Anyway, I was on a trip–instructors go out for two weeks at a time–and we found a role of 35mm film in the middle of the desert. I’m talking about out in the middle of nowhere. The closest town is 30 miles away, and it’s got a population under 5000. I was stoked to get it processed and see what, if anything, was on it.

To be honest, I paid ~10 bucks to get the images put on a CD–there were only 10 on the roll I think–and was a little disappointed in the results. I was expecting some sweet shots, but only got some random stuff; I couldn’t even figure out where the pictures were of.

Despite all that, finding old film rolls is always a fun trip to the past.

Renee says:

This is brilliant, I’m in my ealry 30’s & just the colours remind me of a time when things were so much simpler … & great choice of sound track BTW
Thanks for sharing your personal stuff with all of us … It’s great to see a small part of your life & a great photographer being ‘real’ or ‘true’ …. Love it!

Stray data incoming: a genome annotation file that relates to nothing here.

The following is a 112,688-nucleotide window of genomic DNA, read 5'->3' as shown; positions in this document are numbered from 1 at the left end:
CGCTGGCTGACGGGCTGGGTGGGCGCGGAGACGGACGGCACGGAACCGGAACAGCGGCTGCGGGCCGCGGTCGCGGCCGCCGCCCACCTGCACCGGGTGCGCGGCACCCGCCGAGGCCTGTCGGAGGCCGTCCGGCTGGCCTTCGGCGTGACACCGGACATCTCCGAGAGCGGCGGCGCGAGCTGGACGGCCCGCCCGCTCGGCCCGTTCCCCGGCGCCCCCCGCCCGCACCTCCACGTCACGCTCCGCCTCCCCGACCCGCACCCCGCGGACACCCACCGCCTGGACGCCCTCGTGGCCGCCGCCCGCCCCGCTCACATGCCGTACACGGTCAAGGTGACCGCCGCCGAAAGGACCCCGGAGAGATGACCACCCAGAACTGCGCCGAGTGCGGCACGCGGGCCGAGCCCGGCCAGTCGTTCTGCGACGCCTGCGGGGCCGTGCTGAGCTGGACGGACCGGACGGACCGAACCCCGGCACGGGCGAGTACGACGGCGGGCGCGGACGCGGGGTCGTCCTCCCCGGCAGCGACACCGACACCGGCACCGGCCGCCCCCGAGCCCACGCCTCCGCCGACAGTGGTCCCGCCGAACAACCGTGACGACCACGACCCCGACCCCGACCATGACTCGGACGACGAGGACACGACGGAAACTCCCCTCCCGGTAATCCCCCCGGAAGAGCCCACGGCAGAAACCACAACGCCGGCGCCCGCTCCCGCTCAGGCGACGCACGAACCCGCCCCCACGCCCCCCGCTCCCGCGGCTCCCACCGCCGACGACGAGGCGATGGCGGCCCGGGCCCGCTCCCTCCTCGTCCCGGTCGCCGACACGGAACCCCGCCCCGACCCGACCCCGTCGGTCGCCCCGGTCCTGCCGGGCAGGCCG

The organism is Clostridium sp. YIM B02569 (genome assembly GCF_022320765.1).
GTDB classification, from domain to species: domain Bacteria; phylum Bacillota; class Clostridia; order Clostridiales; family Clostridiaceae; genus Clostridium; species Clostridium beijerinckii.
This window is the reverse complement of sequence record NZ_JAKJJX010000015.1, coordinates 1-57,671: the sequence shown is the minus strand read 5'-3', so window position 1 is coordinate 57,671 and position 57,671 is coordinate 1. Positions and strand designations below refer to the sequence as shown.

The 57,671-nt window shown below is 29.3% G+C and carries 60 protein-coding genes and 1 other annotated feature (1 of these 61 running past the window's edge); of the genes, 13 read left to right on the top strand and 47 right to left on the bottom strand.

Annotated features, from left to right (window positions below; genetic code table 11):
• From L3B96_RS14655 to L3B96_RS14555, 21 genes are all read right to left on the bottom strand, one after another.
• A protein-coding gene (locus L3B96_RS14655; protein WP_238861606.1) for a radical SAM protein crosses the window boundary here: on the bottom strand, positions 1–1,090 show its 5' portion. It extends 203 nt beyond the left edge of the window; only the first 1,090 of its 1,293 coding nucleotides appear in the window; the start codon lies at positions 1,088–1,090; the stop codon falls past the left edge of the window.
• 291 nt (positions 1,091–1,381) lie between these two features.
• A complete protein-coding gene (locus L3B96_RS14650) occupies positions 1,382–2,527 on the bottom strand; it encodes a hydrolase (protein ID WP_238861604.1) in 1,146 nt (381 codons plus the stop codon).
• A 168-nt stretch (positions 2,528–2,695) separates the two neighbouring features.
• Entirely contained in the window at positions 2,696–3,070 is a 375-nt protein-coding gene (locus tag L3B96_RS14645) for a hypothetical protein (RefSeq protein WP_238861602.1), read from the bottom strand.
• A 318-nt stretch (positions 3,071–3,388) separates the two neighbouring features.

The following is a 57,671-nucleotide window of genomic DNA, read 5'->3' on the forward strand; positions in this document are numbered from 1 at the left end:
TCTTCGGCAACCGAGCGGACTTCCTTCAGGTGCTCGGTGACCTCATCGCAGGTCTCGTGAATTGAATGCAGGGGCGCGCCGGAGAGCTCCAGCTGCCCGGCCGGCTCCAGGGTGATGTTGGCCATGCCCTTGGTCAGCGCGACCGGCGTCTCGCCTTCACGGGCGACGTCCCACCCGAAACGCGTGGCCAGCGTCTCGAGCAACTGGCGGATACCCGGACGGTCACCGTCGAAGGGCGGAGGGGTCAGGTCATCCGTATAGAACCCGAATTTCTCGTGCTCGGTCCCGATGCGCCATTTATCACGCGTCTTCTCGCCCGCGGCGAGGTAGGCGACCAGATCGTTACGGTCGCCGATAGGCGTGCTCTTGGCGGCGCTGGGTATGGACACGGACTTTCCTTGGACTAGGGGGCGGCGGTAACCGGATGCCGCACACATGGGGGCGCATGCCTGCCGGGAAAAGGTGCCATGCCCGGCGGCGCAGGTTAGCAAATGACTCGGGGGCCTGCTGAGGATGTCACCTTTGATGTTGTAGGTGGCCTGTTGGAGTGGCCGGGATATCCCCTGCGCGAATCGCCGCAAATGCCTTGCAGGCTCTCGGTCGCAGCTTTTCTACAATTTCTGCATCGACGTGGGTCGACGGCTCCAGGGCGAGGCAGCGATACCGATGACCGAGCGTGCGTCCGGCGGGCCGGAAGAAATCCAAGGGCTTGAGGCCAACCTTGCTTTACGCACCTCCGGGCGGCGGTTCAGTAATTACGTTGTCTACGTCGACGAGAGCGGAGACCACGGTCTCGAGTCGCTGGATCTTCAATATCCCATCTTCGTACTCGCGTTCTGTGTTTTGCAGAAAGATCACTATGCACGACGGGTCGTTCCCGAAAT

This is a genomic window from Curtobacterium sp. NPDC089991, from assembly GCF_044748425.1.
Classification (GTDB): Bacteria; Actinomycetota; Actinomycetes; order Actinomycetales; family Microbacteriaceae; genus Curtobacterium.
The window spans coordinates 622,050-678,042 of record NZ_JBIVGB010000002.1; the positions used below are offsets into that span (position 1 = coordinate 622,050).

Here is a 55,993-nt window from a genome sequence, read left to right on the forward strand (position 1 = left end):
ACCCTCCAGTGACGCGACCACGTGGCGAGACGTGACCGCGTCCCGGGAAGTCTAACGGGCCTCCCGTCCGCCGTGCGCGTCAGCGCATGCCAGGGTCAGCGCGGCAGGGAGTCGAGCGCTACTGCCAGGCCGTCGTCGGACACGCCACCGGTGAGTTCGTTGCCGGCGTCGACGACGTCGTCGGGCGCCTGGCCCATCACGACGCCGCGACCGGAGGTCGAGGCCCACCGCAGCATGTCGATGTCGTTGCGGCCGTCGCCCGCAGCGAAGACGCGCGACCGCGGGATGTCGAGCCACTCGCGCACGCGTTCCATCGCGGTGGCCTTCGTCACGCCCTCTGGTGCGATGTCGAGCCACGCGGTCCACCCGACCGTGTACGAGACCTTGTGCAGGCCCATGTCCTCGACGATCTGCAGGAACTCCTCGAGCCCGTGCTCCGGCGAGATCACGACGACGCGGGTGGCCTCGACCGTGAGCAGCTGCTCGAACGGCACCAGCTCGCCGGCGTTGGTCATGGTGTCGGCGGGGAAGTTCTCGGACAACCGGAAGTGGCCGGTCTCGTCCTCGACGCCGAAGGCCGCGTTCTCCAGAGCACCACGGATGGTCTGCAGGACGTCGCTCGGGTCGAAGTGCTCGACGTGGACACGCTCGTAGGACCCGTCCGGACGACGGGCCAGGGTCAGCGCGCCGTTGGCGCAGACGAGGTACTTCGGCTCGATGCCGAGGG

I’m only just starting out, but U have helped inspire me :-)

2:16 is rather humorous!

Bill Millios says:

Awesome, finding surprise stuff from the past. Thanks for sharing it with us.

On another topic – David Hobby called. He wants his shorts back. :^)

oldsweng says:

The soundtrack really sets the perfect mood for this video.

Something nearly as exciting as an undeveloped roll of film is finding a box full of negatives from 80 years ago! My grandmother’s brother was a hobbyist photographer who recorded many family events and the negatives produced prints no one in the family can ever remember seeing before. It’s like a treasure trove of family history.

nikky says:

ths shts gold!
(which’s one’s you?)

Laurent Egli says:

I guess your road was pretty much layed before you :-D

Laurent Egli
Geneva Switzerland

TroyK says:

very cool stuff Chase!
My surprise experience of developing old film was after my Dad passed away and we came across several rolls of undeveloped film from the early 1960’s. Dad was in his 20’s, in the military and stationed in England. Several days after dropping them off at a camera shop in Tacoma I get a call from a detective questioning me about who was in the pictures because they thought there was a possible homicide! The pictures were of two couples in a field in England and very drunk (of course my Dad was one of the people there). One of the women apparently was passed out in the grass and was being put back in the car. After a short investigation by the Detectives they determined that it was just that, four people drinking and no harm done.